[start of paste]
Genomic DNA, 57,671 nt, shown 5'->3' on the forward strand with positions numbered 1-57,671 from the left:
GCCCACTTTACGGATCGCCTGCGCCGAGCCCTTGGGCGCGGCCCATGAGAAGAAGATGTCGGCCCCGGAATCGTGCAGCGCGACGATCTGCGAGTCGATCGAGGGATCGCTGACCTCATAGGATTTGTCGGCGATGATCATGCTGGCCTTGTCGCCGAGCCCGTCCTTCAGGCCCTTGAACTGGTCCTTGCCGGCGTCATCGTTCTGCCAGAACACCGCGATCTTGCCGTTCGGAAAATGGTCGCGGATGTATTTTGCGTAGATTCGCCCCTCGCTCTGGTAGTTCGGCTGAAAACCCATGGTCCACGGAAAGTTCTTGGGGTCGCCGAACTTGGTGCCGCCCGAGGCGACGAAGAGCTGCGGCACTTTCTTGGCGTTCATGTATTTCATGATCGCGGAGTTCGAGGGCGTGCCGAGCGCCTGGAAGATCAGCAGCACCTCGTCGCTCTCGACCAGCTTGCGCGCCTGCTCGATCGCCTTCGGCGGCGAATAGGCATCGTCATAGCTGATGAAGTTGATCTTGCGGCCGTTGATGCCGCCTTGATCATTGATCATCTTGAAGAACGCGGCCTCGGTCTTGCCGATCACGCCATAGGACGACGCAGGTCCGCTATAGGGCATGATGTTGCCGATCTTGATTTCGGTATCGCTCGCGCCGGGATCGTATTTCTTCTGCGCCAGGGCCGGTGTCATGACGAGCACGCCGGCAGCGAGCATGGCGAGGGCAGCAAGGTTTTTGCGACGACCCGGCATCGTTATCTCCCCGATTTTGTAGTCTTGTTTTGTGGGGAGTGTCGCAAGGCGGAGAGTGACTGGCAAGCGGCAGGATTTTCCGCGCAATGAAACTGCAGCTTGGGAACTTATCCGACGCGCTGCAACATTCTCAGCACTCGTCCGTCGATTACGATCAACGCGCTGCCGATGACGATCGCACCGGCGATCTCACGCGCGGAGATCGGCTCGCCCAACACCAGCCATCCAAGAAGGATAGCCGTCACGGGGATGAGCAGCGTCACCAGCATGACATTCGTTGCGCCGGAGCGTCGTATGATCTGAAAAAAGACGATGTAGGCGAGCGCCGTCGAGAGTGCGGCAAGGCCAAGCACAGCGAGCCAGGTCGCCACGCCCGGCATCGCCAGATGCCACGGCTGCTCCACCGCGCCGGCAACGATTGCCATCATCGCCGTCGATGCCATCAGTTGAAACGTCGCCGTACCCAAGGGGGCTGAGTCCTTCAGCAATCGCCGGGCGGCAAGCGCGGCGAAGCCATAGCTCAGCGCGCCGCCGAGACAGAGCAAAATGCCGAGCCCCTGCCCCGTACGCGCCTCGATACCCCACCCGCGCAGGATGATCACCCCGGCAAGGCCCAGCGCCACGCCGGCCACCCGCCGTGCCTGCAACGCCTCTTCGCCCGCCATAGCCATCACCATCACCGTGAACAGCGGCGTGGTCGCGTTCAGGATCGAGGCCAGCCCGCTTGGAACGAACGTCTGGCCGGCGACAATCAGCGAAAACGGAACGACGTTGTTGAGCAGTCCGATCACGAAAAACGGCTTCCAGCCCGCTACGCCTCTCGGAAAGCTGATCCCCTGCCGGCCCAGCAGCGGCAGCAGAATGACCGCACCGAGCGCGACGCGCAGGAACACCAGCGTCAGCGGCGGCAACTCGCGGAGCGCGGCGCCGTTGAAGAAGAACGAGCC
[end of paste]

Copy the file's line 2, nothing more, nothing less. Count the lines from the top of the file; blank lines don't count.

GCCCACTTTACGGATCGCCTGCGCCGAGCCCTTGGGCGCGGCCCATGAGAAGAAGATGTCGGCCCCGGAATCGTGCAGCGCGACGATCTGCGAGTCGATCGAGGGATCGCTGACCTCATAGGATTTGTCGGCGATGATCATGCTGGCCTTGTCGCCGAGCCCGTCCTTCAGGCCCTTGAACTGGTCCTTGCCGGCGTCATCGTTCTGCCAGAACACCGCGATCTTGCCGTTCGGAAAATGGTCGCGGATGTATTTTGCGTAGATTCGCCCCTCGCTCTGGTAGTTCGGCTGAAAACCCATGGTCCACGGAAAGTTCTTGGGGTCGCCGAACTTGGTGCCGCCCGAGGCGACGAAGAGCTGCGGCACTTTCTTGGCGTTCATGTATTTCATGATCGCGGAGTTCGAGGGCGTGCCGAGCGCCTGGAAGATCAGCAGCACCTCGTCGCTCTCGACCAGCTTGCGCGCCTGCTCGATCGCCTTCGGCGGCGAATAGGCATCGTCATAGCTGATGAAGTTGATCTTGCGGCCGTTGATGCCGCCTTGATCATTGATCATCTTGAAGAACGCGGCCTCGGTCTTGCCGATCACGCCATAGGACGACGCAGGTCCGCTATAGGGCATGATGTTGCCGATCTTGATTTCGGTATCGCTCGCGCCGGGATCGTATTTCTTCTGCGCCAGGGCCGGTGTCATGACGAGCACGCCGGCAGCGAGCATGGCGAGGGCAGCAAGGTTTTTGCGACGACCCGGCATCGTTATCTCCCCGATTTTGTAGTCTTGTTTTGTGGGGAGTGTCGCAAGGCGGAGAGTGACTGGCAAGCGGCAGGATTTTCCGCGCAATGAAACTGCAGCTTGGGAACTTATCCGACGCGCTGCAACATTCTCAGCACTCGTCCGTCGATTACGATCAACGCGCTGCCGATGACGATCGCACCGGCGATCTCACGCGCGGAGATCGGCTCGCCCAACACCAGCCATCCAAGAAGGATAGCCGTCACGGGGATGAGCAGCGTCACCAGCATGACATTCGTTGCGCCGGAGCGTCGTATGATCTGAAAAAAGACGATGTAGGCGAGCGCCGTCGAGAGTGCGGCAAGGCCAAGCACAGCGAGCCAGGTCGCCACGCCCGGCATCGCCAGATGCCACGGCTGCTCCACCGCGCCGGCAACGATTGCCATCATCGCCGTCGATGCCATCAGTTGAAACGTCGCCGTACCCAAGGGGGCTGAGTCCTTCAGCAATCGCCGGGCGGCAAGCGCGGCGAAGCCATAGCTCAGCGCGCCGCCGAGACAGAGCAAAATGCCGAGCCCCTGCCCCGTACGCGCCTCGATACCCCACCCGCGCAGGATGATCACCCCGGCAAGGCCCAGCGCCACGCCGGCCACCCGCCGTGCCTGCAACGCCTCTTCGCCCGCCATAGCCATCACCATCACCGTGAACAGCGGCGTGGTCGCGTTCAGGATCGAGGCCAGCCCGCTTGGAACGAACGTCTGGCCGGCGACAATCAGCGAAAACGGAACGACGTTGTTGAGCAGTCCGATCACGAAAAACGGCTTCCAGCCCGCTACGCCTCTCGGAAAGCTGATCCCCTGCCGGCCCAGCAGCGGCAGCAGAATGACCGCACCGAGCGCGACGCGCAGGAACACCAGCGTCAGCGGCGGCAACTCGCGGAGCGCGGCGCCGTTGAAGAAGAACGAGCC